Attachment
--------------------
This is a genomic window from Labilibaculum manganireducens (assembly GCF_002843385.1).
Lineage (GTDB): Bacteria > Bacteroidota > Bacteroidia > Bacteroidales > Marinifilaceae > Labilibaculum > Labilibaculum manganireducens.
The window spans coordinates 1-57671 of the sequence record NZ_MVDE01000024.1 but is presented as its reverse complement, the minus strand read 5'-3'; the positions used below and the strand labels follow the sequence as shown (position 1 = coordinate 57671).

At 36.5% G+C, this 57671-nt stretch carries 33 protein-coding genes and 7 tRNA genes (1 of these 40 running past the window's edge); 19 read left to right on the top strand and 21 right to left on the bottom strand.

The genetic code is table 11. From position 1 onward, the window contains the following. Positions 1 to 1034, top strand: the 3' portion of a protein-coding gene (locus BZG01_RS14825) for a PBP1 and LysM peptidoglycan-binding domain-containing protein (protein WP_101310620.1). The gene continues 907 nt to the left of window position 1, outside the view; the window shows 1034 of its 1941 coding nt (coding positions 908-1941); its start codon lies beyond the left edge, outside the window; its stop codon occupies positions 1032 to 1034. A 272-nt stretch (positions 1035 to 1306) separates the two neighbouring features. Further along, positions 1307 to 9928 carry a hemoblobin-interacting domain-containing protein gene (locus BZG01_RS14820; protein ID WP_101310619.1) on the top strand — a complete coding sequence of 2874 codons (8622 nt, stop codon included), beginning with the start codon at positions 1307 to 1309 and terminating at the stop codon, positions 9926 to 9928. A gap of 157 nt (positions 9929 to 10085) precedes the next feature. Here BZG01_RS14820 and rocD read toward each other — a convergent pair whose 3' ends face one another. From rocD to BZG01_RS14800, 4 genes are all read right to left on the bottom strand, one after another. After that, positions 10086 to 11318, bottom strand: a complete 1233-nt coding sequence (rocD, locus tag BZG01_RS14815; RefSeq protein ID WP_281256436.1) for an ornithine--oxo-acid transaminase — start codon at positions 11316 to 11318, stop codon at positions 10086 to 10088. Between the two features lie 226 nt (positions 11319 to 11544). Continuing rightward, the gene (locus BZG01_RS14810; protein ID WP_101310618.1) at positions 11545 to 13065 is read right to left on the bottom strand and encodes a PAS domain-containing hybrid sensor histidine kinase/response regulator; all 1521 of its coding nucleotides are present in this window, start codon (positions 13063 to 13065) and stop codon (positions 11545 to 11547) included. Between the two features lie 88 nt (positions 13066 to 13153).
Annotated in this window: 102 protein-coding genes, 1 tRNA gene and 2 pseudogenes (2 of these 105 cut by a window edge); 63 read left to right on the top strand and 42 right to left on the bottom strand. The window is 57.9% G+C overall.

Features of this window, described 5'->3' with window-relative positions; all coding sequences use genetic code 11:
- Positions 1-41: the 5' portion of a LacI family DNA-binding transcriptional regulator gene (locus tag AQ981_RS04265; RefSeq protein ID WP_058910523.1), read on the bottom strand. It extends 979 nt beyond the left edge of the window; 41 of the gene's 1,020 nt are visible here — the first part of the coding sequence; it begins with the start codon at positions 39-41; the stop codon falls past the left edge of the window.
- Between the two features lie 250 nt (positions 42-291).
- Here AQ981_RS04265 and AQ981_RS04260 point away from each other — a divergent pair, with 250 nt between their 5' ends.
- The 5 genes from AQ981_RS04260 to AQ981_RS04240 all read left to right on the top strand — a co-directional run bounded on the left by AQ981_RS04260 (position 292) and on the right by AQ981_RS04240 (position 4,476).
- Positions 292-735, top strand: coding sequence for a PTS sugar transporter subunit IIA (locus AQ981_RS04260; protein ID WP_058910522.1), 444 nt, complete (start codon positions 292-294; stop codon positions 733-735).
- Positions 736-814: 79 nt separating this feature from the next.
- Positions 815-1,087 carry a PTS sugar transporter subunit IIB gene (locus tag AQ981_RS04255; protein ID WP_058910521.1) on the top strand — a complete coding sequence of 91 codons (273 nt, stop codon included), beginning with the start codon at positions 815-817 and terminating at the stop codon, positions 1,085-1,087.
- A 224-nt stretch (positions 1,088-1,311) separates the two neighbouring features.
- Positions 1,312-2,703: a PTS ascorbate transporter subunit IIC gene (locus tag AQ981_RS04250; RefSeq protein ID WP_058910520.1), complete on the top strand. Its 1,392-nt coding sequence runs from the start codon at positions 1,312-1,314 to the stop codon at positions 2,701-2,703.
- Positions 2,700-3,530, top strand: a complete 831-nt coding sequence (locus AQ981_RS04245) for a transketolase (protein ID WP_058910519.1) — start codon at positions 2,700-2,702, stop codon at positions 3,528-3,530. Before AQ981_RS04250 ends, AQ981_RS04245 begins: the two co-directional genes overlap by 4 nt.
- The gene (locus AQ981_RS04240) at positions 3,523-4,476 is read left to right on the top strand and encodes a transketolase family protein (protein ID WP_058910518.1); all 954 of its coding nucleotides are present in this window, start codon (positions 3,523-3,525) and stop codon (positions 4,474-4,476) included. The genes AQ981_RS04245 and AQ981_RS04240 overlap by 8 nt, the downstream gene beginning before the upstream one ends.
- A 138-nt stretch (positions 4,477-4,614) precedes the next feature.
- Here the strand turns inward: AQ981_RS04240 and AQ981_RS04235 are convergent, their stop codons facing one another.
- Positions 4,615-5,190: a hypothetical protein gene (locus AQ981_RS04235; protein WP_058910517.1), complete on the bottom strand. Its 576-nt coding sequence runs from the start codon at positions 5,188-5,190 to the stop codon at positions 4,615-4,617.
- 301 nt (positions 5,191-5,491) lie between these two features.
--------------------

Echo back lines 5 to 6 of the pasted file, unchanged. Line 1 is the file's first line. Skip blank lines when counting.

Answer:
The genetic code is table 11. From position 1 onward, the window contains the following. Positions 1 to 1034, top strand: the 3' portion of a protein-coding gene (locus BZG01_RS14825) for a PBP1 and LysM peptidoglycan-binding domain-containing protein (protein WP_101310620.1). The gene continues 907 nt to the left of window position 1, outside the view; the window shows 1034 of its 1941 coding nt (coding positions 908-1941); its start codon lies beyond the left edge, outside the window; its stop codon occupies positions 1032 to 1034. A 272-nt stretch (positions 1035 to 1306) separates the two neighbouring features. Further along, positions 1307 to 9928 carry a hemoblobin-interacting domain-containing protein gene (locus BZG01_RS14820; protein ID WP_101310619.1) on the top strand — a complete coding sequence of 2874 codons (8622 nt, stop codon included), beginning with the start codon at positions 1307 to 1309 and terminating at the stop codon, positions 9926 to 9928. A gap of 157 nt (positions 9929 to 10085) precedes the next feature. Here BZG01_RS14820 and rocD read toward each other — a convergent pair whose 3' ends face one another. From rocD to BZG01_RS14800, 4 genes are all read right to left on the bottom strand, one after another. After that, positions 10086 to 11318, bottom strand: a complete 1233-nt coding sequence (rocD, locus tag BZG01_RS14815; RefSeq protein ID WP_281256436.1) for an ornithine--oxo-acid transaminase — start codon at positions 11316 to 11318, stop codon at positions 10086 to 10088. Between the two features lie 226 nt (positions 11319 to 11544). Continuing rightward, the gene (locus BZG01_RS14810; protein ID WP_101310618.1) at positions 11545 to 13065 is read right to left on the bottom strand and encodes a PAS domain-containing hybrid sensor histidine kinase/response regulator; all 1521 of its coding nucleotides are present in this window, start codon (positions 13063 to 13065) and stop codon (positions 11545 to 11547) included. Between the two features lie 88 nt (positions 13066 to 13153).
Annotated in this window: 102 protein-coding genes, 1 tRNA gene and 2 pseudogenes (2 of these 105 cut by a window edge); 63 read left to right on the top strand and 42 right to left on the bottom strand. The window is 57.9% G+C overall.